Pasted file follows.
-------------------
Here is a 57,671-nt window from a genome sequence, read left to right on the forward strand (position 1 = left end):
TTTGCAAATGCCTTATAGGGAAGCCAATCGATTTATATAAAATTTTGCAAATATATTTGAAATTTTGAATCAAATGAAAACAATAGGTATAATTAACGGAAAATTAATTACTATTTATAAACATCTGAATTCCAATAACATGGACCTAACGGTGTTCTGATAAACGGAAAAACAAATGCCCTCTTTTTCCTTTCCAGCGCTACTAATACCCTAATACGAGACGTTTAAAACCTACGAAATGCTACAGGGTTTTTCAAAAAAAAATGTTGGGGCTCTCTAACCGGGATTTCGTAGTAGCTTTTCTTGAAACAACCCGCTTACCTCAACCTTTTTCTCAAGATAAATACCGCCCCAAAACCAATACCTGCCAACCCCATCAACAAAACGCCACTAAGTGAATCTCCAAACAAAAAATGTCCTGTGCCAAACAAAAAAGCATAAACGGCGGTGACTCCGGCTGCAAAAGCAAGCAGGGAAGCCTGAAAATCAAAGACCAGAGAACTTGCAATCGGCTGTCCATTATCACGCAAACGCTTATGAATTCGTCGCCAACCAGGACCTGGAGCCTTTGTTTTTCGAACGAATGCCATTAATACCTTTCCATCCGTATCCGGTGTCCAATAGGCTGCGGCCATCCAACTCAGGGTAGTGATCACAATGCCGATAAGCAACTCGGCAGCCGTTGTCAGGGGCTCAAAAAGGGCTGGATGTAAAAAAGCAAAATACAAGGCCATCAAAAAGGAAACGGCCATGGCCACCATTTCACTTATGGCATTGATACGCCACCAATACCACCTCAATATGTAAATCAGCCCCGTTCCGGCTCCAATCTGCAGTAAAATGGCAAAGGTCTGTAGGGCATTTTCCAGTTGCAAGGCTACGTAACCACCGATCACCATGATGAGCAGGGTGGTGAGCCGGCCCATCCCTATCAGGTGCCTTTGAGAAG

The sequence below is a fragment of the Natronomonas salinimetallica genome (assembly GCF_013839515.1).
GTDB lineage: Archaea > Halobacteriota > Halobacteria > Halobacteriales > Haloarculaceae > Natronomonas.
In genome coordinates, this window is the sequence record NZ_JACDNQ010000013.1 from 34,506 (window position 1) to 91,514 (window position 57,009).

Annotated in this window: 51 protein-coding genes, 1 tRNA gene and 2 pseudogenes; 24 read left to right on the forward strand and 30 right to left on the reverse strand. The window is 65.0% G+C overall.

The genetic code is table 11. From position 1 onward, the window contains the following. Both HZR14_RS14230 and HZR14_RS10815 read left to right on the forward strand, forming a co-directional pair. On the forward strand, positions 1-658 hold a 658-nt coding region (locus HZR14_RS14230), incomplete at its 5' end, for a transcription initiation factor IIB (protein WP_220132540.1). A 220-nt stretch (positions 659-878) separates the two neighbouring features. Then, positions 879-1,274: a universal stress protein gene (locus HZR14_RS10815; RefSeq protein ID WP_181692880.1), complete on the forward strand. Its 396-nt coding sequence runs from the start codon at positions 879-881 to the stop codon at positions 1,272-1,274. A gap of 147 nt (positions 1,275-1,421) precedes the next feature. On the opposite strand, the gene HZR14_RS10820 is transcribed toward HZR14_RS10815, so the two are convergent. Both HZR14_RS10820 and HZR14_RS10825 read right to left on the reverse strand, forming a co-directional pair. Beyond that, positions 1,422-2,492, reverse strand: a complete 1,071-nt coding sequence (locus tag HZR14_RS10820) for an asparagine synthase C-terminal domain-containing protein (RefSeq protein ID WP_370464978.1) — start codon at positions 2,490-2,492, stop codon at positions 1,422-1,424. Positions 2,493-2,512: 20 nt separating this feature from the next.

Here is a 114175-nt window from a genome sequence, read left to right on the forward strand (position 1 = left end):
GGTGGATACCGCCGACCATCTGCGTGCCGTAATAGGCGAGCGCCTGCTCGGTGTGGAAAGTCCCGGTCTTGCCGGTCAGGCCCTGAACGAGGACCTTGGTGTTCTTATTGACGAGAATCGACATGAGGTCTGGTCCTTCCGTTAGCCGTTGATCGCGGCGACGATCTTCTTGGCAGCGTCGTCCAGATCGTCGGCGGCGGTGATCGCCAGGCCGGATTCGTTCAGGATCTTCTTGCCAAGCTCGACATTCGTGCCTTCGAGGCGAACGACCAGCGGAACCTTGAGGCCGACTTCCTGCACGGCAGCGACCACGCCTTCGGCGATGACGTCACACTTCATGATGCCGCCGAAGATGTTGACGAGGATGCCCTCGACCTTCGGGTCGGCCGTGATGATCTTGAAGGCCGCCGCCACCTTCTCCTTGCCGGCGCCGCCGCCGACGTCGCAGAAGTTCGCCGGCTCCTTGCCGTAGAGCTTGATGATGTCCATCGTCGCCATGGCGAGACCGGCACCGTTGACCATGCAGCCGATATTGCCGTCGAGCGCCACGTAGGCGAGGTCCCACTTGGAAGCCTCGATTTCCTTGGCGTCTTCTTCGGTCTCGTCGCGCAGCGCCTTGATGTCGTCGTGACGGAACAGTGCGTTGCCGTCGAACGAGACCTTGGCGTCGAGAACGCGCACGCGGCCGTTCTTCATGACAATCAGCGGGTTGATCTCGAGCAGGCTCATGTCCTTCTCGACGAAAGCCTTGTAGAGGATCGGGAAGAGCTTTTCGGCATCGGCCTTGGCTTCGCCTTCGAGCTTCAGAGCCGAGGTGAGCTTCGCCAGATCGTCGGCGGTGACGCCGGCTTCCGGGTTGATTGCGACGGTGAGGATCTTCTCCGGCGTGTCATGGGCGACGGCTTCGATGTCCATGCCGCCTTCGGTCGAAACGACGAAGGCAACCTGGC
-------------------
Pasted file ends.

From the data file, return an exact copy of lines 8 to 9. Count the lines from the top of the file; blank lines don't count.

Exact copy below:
Here is a 114175-nt window from a genome sequence, read left to right on the forward strand (position 1 = left end):
GGTGGATACCGCCGACCATCTGCGTGCCGTAATAGGCGAGCGCCTGCTCGGTGTGGAAAGTCCCGGTCTTGCCGGTCAGGCCCTGAACGAGGACCTTGGTGTTCTTATTGACGAGAATCGACATGAGGTCTGGTCCTTCCGTTAGCCGTTGATCGCGGCGACGATCTTCTTGGCAGCGTCGTCCAGATCGTCGGCGGCGGTGATCGCCAGGCCGGATTCGTTCAGGATCTTCTTGCCAAGCTCGACATTCGTGCCTTCGAGGCGAACGACCAGCGGAACCTTGAGGCCGACTTCCTGCACGGCAGCGACCACGCCTTCGGCGATGACGTCACACTTCATGATGCCGCCGAAGATGTTGACGAGGATGCCCTCGACCTTCGGGTCGGCCGTGATGATCTTGAAGGCCGCCGCCACCTTCTCCTTGCCGGCGCCGCCGCCGACGTCGCAGAAGTTCGCCGGCTCCTTGCCGTAGAGCTTGATGATGTCCATCGTCGCCATGGCGAGACCGGCACCGTTGACCATGCAGCCGATATTGCCGTCGAGCGCCACGTAGGCGAGGTCCCACTTGGAAGCCTCGATTTCCTTGGCGTCTTCTTCGGTCTCGTCGCGCAGCGCCTTGATGTCGTCGTGACGGAACAGTGCGTTGCCGTCGAACGAGACCTTGGCGTCGAGAACGCGCACGCGGCCGTTCTTCATGACAATCAGCGGGTTGATCTCGAGCAGGCTCATGTCCTTCTCGACGAAAGCCTTGTAGAGGATCGGGAAGAGCTTTTCGGCATCGGCCTTGGCTTCGCCTTCGAGCTTCAGAGCCGAGGTGAGCTTCGCCAGATCGTCGGCGGTGACGCCGGCTTCCGGGTTGATTGCGACGGTGAGGATCTTCTCCGGCGTGTCATGGGCGACGGCTTCGATGTCCATGCCGCCTTCGGTCGAAACGACGAAGGCAACCTGGC